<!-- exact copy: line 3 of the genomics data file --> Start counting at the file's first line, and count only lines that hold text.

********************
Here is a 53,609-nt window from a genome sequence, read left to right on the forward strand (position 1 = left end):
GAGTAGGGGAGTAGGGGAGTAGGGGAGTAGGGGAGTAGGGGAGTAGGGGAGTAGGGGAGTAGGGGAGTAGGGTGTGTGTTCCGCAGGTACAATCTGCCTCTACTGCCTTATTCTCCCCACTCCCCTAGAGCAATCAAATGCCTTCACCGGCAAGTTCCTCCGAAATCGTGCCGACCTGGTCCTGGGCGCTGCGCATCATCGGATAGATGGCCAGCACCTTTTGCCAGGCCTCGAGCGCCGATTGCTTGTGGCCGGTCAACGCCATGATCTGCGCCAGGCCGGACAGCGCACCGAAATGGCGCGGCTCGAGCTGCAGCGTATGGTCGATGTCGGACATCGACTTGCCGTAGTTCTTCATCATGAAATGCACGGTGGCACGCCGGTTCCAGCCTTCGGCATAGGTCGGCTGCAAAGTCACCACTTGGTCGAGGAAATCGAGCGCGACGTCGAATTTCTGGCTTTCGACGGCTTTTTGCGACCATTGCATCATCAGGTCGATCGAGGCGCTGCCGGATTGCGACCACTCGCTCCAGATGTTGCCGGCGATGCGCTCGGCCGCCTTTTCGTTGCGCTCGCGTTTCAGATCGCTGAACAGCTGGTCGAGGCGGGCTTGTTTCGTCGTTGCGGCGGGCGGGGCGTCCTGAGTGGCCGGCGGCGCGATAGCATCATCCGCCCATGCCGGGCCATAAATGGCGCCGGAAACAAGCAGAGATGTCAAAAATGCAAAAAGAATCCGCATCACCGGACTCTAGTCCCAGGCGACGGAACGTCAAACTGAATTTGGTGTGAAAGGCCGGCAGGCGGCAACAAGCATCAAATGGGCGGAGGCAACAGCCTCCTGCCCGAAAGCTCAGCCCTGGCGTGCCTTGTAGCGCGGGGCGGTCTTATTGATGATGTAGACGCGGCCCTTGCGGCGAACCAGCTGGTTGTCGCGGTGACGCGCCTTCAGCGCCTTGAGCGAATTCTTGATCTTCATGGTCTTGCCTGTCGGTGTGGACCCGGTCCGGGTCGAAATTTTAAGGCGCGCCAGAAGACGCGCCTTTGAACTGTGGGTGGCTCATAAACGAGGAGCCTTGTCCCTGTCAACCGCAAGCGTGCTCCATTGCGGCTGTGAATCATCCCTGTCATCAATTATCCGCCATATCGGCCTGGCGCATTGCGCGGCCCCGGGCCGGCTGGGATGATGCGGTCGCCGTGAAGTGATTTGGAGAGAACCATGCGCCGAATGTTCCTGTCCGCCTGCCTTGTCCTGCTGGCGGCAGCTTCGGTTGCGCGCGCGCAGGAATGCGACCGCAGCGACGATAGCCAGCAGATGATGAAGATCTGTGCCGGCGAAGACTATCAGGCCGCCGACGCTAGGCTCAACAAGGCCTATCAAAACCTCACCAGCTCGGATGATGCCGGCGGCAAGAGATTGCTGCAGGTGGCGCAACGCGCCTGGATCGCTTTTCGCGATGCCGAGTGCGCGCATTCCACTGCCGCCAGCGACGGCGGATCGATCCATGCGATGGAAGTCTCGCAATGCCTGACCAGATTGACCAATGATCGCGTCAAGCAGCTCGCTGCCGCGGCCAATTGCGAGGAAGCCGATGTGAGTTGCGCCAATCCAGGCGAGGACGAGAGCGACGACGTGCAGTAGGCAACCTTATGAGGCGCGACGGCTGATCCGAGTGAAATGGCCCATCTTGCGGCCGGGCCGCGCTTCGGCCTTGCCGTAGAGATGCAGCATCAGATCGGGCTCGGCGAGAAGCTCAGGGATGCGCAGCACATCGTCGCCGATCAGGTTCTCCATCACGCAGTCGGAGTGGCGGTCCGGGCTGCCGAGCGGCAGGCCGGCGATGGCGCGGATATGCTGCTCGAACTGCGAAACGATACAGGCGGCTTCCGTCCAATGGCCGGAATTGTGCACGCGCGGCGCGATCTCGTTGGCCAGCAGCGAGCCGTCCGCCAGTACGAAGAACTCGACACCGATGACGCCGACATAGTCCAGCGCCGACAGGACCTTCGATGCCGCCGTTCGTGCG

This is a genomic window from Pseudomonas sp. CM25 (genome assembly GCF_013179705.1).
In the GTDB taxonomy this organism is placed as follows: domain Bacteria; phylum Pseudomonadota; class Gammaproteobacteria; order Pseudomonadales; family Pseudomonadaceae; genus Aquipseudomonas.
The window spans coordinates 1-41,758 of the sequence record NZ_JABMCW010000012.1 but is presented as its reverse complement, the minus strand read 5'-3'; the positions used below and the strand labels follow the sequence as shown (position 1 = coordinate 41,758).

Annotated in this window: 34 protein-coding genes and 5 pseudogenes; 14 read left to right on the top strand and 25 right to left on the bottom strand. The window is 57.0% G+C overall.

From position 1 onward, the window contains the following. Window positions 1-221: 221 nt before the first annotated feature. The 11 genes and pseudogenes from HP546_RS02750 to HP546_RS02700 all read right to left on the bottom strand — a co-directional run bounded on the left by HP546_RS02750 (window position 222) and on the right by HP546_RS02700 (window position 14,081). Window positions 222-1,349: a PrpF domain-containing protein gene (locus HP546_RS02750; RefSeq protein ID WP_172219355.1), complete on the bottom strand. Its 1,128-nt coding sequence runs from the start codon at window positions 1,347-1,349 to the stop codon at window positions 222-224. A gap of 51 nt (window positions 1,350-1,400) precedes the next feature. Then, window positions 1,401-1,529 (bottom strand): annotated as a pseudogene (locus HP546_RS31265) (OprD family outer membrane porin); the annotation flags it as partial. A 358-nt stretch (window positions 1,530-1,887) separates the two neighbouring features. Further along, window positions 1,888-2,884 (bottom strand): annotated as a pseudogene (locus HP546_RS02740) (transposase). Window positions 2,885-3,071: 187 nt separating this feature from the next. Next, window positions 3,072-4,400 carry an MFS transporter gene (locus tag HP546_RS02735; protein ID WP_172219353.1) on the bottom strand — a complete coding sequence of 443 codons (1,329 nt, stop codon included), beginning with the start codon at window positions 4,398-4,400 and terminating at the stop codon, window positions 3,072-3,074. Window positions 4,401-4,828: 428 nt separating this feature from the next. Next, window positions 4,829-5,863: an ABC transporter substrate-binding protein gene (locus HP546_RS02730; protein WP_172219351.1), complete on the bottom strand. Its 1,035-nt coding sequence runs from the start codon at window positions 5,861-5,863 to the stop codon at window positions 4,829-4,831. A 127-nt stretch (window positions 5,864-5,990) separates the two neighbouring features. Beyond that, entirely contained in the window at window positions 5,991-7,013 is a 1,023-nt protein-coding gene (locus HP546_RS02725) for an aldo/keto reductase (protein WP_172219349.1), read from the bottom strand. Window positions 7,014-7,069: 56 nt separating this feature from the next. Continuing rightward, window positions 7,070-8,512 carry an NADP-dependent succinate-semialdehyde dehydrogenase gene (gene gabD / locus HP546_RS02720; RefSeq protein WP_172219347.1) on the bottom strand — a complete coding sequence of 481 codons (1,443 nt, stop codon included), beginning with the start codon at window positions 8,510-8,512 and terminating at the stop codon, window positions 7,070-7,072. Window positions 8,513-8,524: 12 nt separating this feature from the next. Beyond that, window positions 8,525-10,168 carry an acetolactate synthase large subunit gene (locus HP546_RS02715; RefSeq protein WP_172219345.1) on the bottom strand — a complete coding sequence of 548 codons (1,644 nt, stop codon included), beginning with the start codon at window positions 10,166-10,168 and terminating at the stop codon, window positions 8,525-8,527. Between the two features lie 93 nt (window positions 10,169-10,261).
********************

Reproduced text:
This is a genomic window from Pseudomonas sp. CM25 (genome assembly GCF_013179705.1).